Checklist Faith

My wife and I taught middle school kids in Sunday School for three years. Nearly 20 years later we’re still good friends with the four core kids. For those three years we were the additional adult voice that said the same things their parents were saying, but sometimes the kids ignored their parents (imagine that!). At that time I said that I hoped when my kids grew up there was an adult who could speak truth to my kids when they chose to ignore me. It is still a constant plea from me to God.

What I wanted to do for those three years and what I want my own kids to experience is that during middle school they need to begin developing their own faith. Parents begin faith development in children as infants and it continues for about ten years. But somewhere in the tween years (11, 12, and 13) kids begin to see that as a child’s faith. Their options are to remain with a child’s faith, develop a faith of their own, or ditch faith altogether.

A checklist faith is merely a faith in which the adherent ticks things off to say they’ve done this, agreed with that, and will do whatever. It is not a personal faith – it is placating someone else; frankly, that isn’t faith.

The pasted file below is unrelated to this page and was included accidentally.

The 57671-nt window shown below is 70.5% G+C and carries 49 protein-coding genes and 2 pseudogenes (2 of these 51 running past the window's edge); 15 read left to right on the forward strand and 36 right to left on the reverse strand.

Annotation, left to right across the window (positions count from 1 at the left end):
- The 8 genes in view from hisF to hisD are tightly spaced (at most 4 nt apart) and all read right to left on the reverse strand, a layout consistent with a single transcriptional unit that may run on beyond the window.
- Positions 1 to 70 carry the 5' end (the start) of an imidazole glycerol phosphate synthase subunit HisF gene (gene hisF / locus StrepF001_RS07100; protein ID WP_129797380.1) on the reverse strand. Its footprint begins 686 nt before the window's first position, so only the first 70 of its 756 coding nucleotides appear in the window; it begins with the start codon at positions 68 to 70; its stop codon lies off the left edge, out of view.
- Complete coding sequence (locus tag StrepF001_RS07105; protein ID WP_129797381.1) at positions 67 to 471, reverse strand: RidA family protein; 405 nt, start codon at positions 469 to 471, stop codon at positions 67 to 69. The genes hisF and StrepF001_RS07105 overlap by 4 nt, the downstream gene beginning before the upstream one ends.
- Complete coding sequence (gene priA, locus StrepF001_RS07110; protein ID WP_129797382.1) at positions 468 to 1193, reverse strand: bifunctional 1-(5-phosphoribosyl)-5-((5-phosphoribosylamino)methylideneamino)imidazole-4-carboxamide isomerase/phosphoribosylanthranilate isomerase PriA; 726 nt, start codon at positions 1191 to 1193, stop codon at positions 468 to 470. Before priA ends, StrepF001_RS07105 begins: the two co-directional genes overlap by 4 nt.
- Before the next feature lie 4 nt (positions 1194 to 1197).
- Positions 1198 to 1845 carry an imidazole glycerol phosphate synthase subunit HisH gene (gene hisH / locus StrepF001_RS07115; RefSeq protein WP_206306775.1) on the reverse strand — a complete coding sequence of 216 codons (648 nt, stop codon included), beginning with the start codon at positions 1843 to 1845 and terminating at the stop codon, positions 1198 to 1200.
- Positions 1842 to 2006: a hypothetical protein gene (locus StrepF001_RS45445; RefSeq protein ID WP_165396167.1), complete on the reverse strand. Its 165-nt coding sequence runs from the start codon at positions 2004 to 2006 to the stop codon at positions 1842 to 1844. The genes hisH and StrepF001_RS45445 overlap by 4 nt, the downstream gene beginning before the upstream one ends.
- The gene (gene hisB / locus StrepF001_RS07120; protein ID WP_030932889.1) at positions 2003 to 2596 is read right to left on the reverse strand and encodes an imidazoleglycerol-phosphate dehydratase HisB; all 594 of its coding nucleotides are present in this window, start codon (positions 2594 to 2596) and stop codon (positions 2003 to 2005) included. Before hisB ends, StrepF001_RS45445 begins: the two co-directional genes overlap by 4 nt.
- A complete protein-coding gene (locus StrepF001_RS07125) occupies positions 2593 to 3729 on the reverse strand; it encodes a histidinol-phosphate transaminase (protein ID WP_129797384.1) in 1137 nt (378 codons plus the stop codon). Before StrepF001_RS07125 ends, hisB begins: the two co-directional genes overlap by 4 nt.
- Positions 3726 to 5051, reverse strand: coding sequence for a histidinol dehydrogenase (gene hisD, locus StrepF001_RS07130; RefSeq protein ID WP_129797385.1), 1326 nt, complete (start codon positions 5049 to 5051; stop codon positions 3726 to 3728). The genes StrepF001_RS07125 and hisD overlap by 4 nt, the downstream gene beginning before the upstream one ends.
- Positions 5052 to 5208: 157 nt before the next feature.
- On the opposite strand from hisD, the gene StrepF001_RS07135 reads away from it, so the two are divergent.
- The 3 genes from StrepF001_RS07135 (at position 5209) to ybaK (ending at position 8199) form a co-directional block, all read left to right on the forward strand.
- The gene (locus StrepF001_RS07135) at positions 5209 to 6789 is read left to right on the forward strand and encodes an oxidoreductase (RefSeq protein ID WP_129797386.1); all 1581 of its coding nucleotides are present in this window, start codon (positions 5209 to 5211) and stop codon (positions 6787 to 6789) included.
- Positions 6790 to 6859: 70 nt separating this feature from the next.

I struggled with my faith. I screamed and cursed God when my dad died when I was a teenager. I hated him for that. I questioned everything. I read the Bible, cover to cover twice, while still in my teens to see what the “owner’s manual” says. I still wrestle and push back and ask questions. I have a deep and abiding faith in my Creator and Sustainer. It is not a checklist faith.

I hope my kids will develop their own viewpoints. I want them to read the Bible through at least once if not multiple times. I will have hard conversations with them about my faith and theirs. I want them to have a rooted belief in God – roots which they have planted and watered and nurtured.

Don’t settle for a checklist faith and get the t-shirt. Make it yours and not the faith of our fathers.


Lead On!